Shirhate's own story began on a ragged note. In 1975, he left home in Amravati's Talegaon Dasheswar village to pursue a career in writing. But to cut a long and painful story short, he ended up as a casual labourer, first in Bhopal, and then Delhi. Soon he started selling paan and bidis in the capital.
"I never expected to stay here so long," says Shirhate, also addressed respectfully as Raosaheb by many of his customers.
He brews some 200 cups a day, and ploughs back a portion of his earnings into publishing his next book. His fame as a writer has spared him police extortion and the dismantling of his stall by municipal authorities. A few police officers even touch his feet in respect.
Shirhate has lost count of the interviews he's given, and airing his views has become second nature. So who will be the next Prime Minister? "Not Narendra Modi — he doesn't have the Muslim vote; and not Rahul Gandhi — he's a boy," says Shirhate. "We need a wise and peaceful prime minister."
The stories of many of India's tea sellers are being compiled by American journalists Zach Marks and Resham Gellatly through their site chaiwallahsofindia.com. The two are street tea experts, and have tasted new decoctions that hint at crushed Hajmola tablets and jaljeera, for digestion.
"It's a bit like eating paani puri (phuchka)," Marks says.
Among India's famed tea men is Rambhai Kori, whose successful tea business outside the gate of the IIM, Ahmedabad, made it to the institute's curriculum as a case study. But being talked about, he rues, does not always mean good business. "Fame doesn't pay bills," he says.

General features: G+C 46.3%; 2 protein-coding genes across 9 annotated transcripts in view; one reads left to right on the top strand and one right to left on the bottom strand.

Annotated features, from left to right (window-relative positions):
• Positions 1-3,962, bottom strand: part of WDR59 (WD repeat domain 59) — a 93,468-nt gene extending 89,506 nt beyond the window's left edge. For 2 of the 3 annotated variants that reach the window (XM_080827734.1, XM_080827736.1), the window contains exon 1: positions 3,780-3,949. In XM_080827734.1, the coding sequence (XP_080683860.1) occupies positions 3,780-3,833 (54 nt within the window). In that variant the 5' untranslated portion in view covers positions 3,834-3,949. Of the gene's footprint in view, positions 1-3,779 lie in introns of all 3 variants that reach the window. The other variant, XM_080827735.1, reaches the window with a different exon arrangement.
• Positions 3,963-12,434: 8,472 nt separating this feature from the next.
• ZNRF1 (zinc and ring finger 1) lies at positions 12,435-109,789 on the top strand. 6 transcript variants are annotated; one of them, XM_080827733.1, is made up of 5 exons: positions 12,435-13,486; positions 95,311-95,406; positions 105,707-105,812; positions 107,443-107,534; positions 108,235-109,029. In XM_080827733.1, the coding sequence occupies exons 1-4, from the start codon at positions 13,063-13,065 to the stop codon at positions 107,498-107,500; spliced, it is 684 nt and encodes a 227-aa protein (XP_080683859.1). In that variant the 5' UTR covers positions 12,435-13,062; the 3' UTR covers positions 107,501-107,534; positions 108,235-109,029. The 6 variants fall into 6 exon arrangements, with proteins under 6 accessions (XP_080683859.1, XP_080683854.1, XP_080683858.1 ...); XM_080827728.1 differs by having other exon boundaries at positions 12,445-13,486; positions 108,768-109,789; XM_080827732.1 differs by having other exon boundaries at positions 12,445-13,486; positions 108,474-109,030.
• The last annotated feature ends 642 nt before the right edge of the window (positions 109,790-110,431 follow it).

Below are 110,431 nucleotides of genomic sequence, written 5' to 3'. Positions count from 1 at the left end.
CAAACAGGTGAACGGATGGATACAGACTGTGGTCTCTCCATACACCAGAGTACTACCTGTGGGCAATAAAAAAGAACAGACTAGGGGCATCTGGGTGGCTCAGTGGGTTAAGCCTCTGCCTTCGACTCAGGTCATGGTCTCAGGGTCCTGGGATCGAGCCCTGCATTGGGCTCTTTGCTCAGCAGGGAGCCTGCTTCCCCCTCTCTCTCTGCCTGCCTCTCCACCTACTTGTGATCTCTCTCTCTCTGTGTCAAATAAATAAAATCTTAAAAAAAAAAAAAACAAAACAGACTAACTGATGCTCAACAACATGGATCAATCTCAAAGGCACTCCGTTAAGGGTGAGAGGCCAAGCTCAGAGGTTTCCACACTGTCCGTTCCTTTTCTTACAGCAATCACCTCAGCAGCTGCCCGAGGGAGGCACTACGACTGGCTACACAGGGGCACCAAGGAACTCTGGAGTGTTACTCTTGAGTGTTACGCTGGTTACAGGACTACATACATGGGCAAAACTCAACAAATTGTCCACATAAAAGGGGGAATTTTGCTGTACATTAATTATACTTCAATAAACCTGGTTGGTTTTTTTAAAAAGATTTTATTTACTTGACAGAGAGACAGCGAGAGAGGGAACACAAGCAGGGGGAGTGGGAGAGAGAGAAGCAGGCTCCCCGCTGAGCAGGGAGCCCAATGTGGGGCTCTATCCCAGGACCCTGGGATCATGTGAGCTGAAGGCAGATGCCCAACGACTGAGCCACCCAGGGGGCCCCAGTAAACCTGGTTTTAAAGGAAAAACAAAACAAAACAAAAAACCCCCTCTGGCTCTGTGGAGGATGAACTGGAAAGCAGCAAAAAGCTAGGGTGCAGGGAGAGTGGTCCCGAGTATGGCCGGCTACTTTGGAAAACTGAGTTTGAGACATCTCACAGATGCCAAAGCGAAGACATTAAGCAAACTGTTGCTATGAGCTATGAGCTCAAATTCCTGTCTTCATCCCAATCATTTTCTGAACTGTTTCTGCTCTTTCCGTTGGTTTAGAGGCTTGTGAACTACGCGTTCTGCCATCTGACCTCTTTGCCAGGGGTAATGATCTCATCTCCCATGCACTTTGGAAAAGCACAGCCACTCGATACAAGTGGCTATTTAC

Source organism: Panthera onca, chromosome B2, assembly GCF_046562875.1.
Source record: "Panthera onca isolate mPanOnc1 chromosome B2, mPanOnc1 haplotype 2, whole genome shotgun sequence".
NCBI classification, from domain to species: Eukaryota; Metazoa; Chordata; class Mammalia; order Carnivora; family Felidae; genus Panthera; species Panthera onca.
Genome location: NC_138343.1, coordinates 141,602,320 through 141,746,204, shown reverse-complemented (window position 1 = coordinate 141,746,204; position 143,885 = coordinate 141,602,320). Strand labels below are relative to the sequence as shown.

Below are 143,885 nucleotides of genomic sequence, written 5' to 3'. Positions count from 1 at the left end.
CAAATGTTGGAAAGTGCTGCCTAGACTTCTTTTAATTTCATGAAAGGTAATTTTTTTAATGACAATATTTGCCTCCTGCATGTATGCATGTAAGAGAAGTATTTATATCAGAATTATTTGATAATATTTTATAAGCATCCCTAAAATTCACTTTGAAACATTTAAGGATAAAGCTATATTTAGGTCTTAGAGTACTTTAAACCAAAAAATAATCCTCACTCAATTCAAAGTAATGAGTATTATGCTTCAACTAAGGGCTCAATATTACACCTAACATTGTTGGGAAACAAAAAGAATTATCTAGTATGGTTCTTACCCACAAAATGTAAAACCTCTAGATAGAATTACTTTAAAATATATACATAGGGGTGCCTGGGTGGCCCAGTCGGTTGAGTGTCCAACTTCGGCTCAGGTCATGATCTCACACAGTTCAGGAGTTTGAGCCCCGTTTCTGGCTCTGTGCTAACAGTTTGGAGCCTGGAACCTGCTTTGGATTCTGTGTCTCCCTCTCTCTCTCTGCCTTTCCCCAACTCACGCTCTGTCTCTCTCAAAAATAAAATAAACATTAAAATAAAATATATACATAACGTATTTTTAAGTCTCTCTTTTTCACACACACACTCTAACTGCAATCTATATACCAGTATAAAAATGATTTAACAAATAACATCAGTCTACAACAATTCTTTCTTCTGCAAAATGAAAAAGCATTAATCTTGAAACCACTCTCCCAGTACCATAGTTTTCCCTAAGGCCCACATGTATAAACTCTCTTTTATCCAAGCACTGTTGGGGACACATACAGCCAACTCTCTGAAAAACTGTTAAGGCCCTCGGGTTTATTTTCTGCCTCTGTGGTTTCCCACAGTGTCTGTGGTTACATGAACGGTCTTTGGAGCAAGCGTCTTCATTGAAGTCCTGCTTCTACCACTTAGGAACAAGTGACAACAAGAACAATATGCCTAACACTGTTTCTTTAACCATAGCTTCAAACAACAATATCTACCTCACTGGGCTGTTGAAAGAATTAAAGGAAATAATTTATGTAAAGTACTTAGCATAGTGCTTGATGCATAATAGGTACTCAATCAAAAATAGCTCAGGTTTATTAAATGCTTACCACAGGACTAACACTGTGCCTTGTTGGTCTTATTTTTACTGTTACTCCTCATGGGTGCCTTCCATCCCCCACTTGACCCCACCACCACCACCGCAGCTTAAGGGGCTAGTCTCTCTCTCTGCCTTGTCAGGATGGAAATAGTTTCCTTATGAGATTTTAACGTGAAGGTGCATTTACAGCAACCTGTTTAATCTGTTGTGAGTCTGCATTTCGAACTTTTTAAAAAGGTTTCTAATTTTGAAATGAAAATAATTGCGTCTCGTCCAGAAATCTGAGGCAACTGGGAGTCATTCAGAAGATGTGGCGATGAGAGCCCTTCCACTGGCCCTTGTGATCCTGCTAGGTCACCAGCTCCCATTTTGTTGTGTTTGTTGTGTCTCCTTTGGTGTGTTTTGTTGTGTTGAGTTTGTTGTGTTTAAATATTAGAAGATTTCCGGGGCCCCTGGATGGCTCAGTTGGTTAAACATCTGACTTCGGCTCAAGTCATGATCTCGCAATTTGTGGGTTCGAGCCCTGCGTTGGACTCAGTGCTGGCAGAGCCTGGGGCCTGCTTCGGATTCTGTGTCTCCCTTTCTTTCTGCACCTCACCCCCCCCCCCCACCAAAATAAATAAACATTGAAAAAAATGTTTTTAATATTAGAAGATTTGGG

Rambhai ki kitlee (Rambhai's kettle), which used to pour out up to 1,500 cups a day through a literal hole in the institute's boundary wall, has been feeling the heat of neighbouring stalls serving tea and snacks such as mota poha (spicy puffed rice), not to mention dust from a road widening project.
But there's one chai corner that is lucky not to be bothered by any grave digging issues. Lucky Tea Stall, which started as a tiny joint in the early Seventies near a Muslim graveyard in Ahmedabad's walled city area, ended up shrouding the graveyard itself, over time.
The stall, which stays open from 5pm to midnight, is a popular haunt of everybody from the aam aadmi to politicians who appear for the late night bun-maska and chai. Lucky sells an estimated 1,000 cups of tea a day.
Insiders divulge the secret of its novel chai — it apparently includes a pinch of cocoa and Bournvita. But its manager and oldest employee, Siddiqi Ansari, credits the ambience — a Husain painting gifted by the painter, who was a regular patron — and those resting in their graves beneath for brisk business.
"We decorate their graves with flowers and incense sticks and they help us in return," Ansari says.
Rajendran Chelliah's USP is not a secret recipe but a lunch that he's added to his menu, to keep the fires blazing. Now, along with his tea and the traditional biscuit and bhajia (pakoras), he serves hot sambhar-rice and chicken and mutton curry meals. The history graduate runs ANL tea stall (named after his daughters, Abhinaya, Nivethika and Latika) in Chennai's MGR Filmcity, and is helped by his wife and karate champ daughters.
Chaiwallahs, indeed, have a life beyond tea. Chelliah is a karate expert too. "Karate is great for self-defence and also the brain," says the tea man who as a black belt taught the martial art in Saudi Arabia from 1992-97, and conducts tri-weekly classes at Chennai's Institute of Mathematical Sciences.
Clearly, his tea has quite a kick to it.